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Pride, Not Prejudice: National Identity as a Pacifying Force in East Asia
by Eunbin Chung
University of Michigan Press, 2022
Cloth: 978-0-472-13294-2 | eISBN: 978-0-472-12990-4 | Paper: 978-0-472-03905-0
Library of Congress Classification DS518.14.C475 2022
Dewey Decimal Classification 305.80095

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ABOUT THIS BOOK

As shown by China’s relationship to Japan, and Japan’s relationship to South Korea, even growing regional economic interdependencies are not enough to overcome bitter memories grounded in earlier wars, invasions, and periods of colonial domination. Although efforts to ease historical animosity have been made, few have proven to be successful in Northeast Asia. In previous research scholars anticipated an improvement in relations through thick economic interdependence or increased societal contact. In economic terms, however, Japan and China already trade heavily: Japan has emerged as China’s largest trading partner and China as second largest to Japan. Societal contact is already intense, as millions of Chinese, Koreans, and Japanese visit one another’s countries annually as students, tourists, and on business trips. But these developments have not alleviated international distrust and negative perception, or resolved disagreement on what constitutes “adequate reparation” regarding the countries’ painful history.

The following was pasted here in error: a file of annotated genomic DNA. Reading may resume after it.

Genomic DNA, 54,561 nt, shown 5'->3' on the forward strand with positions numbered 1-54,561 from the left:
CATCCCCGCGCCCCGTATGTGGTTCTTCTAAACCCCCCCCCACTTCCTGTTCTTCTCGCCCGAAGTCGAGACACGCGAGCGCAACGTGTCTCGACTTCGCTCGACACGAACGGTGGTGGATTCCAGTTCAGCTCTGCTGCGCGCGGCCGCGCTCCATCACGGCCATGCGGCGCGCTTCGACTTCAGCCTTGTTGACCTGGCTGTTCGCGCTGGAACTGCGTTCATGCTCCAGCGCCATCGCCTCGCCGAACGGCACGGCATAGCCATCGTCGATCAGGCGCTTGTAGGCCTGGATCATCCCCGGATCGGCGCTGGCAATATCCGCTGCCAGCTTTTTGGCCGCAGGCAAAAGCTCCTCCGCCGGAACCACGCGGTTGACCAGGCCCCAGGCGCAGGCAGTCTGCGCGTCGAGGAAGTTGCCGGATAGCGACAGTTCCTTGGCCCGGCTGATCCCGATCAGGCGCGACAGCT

Noticing clashes of strong nationalisms around the world in areas like Northeast Asia, numerous studies have suggested that more peaceful relations are likely only if countries submerge or paper over existing national identities by promoting universalism. Pride, Not Prejudice argues, to the contrary, that affirmation of national identities may be a more effective way to build international cooperation. If each national population reflects on the values of their national identity, trust and positive perception can increase between countries. This idea is consistent with the theoretical foundation that those who have a clear, secure, and content sense of self, in turn, can be more open, evenhanded, and less defensive toward others. In addition, this reduced defensiveness also enhances guilt admission by past “inflictors” of conflict and colonialism. Eunbin Chung borrows the social psychological theory of self-affirmation and applies it to an international context to argue that affirmation of a national identity, or reflecting on what it means to be part of one’s country, can increase trust, guilt recognition, and positive perception between countries.


Nearby on shelf for History of Asia / East Asia. The Far East: